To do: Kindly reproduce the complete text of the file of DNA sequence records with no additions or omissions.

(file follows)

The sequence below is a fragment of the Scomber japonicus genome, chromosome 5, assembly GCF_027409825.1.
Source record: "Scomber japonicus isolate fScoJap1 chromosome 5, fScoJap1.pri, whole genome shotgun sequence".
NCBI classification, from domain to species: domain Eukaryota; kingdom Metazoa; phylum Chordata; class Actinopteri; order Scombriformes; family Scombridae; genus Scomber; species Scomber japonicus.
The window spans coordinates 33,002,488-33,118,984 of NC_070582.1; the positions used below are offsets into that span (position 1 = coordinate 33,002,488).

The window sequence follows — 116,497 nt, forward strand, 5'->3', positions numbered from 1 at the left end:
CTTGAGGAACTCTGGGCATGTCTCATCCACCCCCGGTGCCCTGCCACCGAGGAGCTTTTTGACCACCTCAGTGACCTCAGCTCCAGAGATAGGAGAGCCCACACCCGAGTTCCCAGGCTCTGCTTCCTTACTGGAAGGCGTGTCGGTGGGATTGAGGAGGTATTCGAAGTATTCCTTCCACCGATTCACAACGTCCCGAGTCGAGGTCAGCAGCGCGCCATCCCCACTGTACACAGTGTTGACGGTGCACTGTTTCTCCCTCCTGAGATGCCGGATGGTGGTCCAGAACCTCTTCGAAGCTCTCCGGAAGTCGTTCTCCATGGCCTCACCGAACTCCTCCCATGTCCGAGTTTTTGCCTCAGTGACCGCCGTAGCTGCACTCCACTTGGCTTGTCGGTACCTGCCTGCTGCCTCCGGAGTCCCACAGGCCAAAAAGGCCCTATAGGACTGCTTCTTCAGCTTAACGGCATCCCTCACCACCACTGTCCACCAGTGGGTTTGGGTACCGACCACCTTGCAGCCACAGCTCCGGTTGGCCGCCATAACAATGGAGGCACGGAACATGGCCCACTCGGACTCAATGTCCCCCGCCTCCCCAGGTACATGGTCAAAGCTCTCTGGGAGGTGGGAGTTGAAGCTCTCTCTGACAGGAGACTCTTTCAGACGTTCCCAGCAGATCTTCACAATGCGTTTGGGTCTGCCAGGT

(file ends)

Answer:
The sequence below is a fragment of the Scomber japonicus genome, chromosome 5, assembly GCF_027409825.1.
Source record: "Scomber japonicus isolate fScoJap1 chromosome 5, fScoJap1.pri, whole genome shotgun sequence".
NCBI classification, from domain to species: domain Eukaryota; kingdom Metazoa; phylum Chordata; class Actinopteri; order Scombriformes; family Scombridae; genus Scomber; species Scomber japonicus.
The window spans coordinates 33,002,488-33,118,984 of NC_070582.1; the positions used below are offsets into that span (position 1 = coordinate 33,002,488).

The window sequence follows — 116,497 nt, forward strand, 5'->3', positions numbered from 1 at the left end:
CTTGAGGAACTCTGGGCATGTCTCATCCACCCCCGGTGCCCTGCCACCGAGGAGCTTTTTGACCACCTCAGTGACCTCAGCTCCAGAGATAGGAGAGCCCACACCCGAGTTCCCAGGCTCTGCTTCCTTACTGGAAGGCGTGTCGGTGGGATTGAGGAGGTATTCGAAGTATTCCTTCCACCGATTCACAACGTCCCGAGTCGAGGTCAGCAGCGCGCCATCCCCACTGTACACAGTGTTGACGGTGCACTGTTTCTCCCTCCTGAGATGCCGGATGGTGGTCCAGAACCTCTTCGAAGCTCTCCGGAAGTCGTTCTCCATGGCCTCACCGAACTCCTCCCATGTCCGAGTTTTTGCCTCAGTGACCGCCGTAGCTGCACTCCACTTGGCTTGTCGGTACCTGCCTGCTGCCTCCGGAGTCCCACAGGCCAAAAAGGCCCTATAGGACTGCTTCTTCAGCTTAACGGCATCCCTCACCACCACTGTCCACCAGTGGGTTTGGGTACCGACCACCTTGCAGCCACAGCTCCGGTTGGCCGCCATAACAATGGAGGCACGGAACATGGCCCACTCGGACTCAATGTCCCCCGCCTCCCCAGGTACATGGTCAAAGCTCTCTGGGAGGTGGGAGTTGAAGCTCTCTCTGACAGGAGACTCTTTCAGACGTTCCCAGCAGATCTTCACAATGCGTTTGGGTCTGCCAGGT